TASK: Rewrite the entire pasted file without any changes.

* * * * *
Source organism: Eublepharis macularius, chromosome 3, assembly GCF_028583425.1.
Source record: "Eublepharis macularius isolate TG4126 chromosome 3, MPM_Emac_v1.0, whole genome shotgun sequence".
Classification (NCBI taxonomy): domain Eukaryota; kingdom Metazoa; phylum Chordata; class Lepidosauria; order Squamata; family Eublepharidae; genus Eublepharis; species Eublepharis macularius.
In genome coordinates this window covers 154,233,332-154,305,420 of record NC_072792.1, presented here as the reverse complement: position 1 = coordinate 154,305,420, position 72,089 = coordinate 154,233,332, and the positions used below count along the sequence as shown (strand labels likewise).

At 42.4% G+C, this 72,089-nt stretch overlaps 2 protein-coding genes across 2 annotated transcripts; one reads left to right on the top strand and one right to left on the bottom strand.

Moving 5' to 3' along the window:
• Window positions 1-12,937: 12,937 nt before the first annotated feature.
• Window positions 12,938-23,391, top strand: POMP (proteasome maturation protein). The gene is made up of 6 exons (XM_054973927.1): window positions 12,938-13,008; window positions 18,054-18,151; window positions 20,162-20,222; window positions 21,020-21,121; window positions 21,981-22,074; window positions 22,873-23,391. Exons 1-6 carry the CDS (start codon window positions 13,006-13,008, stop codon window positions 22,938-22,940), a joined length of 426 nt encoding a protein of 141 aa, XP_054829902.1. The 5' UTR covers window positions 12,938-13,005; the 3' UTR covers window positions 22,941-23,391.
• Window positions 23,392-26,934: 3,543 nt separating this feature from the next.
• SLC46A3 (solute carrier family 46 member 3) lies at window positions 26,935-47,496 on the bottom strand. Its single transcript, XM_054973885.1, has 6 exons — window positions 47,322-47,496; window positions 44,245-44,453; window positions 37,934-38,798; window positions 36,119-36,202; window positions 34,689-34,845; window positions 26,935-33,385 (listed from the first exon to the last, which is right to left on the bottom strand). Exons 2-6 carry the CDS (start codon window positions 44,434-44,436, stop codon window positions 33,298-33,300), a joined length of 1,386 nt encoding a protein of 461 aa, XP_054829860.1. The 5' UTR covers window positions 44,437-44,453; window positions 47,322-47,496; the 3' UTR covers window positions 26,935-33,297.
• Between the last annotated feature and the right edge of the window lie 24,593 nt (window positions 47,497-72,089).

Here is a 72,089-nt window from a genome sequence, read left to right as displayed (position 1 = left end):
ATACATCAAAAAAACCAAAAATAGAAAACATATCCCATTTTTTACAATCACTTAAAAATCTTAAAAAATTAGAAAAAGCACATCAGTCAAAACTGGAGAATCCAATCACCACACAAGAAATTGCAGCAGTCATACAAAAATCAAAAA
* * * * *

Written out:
Source organism: Eublepharis macularius, chromosome 3, assembly GCF_028583425.1.
Source record: "Eublepharis macularius isolate TG4126 chromosome 3, MPM_Emac_v1.0, whole genome shotgun sequence".
Classification (NCBI taxonomy): domain Eukaryota; kingdom Metazoa; phylum Chordata; class Lepidosauria; order Squamata; family Eublepharidae; genus Eublepharis; species Eublepharis macularius.
In genome coordinates this window covers 154,233,332-154,305,420 of record NC_072792.1, presented here as the reverse complement: position 1 = coordinate 154,305,420, position 72,089 = coordinate 154,233,332, and the positions used below count along the sequence as shown (strand labels likewise).

At 42.4% G+C, this 72,089-nt stretch overlaps 2 protein-coding genes across 2 annotated transcripts; one reads left to right on the top strand and one right to left on the bottom strand.

Moving 5' to 3' along the window:
• Window positions 1-12,937: 12,937 nt before the first annotated feature.
• Window positions 12,938-23,391, top strand: POMP (proteasome maturation protein). The gene is made up of 6 exons (XM_054973927.1): window positions 12,938-13,008; window positions 18,054-18,151; window positions 20,162-20,222; window positions 21,020-21,121; window positions 21,981-22,074; window positions 22,873-23,391. Exons 1-6 carry the CDS (start codon window positions 13,006-13,008, stop codon window positions 22,938-22,940), a joined length of 426 nt encoding a protein of 141 aa, XP_054829902.1. The 5' UTR covers window positions 12,938-13,005; the 3' UTR covers window positions 22,941-23,391.
• Window positions 23,392-26,934: 3,543 nt separating this feature from the next.
• SLC46A3 (solute carrier family 46 member 3) lies at window positions 26,935-47,496 on the bottom strand. Its single transcript, XM_054973885.1, has 6 exons — window positions 47,322-47,496; window positions 44,245-44,453; window positions 37,934-38,798; window positions 36,119-36,202; window positions 34,689-34,845; window positions 26,935-33,385 (listed from the first exon to the last, which is right to left on the bottom strand). Exons 2-6 carry the CDS (start codon window positions 44,434-44,436, stop codon window positions 33,298-33,300), a joined length of 1,386 nt encoding a protein of 461 aa, XP_054829860.1. The 5' UTR covers window positions 44,437-44,453; window positions 47,322-47,496; the 3' UTR covers window positions 26,935-33,297.
• Between the last annotated feature and the right edge of the window lie 24,593 nt (window positions 47,497-72,089).

Here is a 72,089-nt window from a genome sequence, read left to right as displayed (position 1 = left end):
ATACATCAAAAAAACCAAAAATAGAAAACATATCCCATTTTTTACAATCACTTAAAAATCTTAAAAAATTAGAAAAAGCACATCAGTCAAAACTGGAGAATCCAATCACCACACAAGAAATTGCAGCAGTCATACAAAAATCAAAAA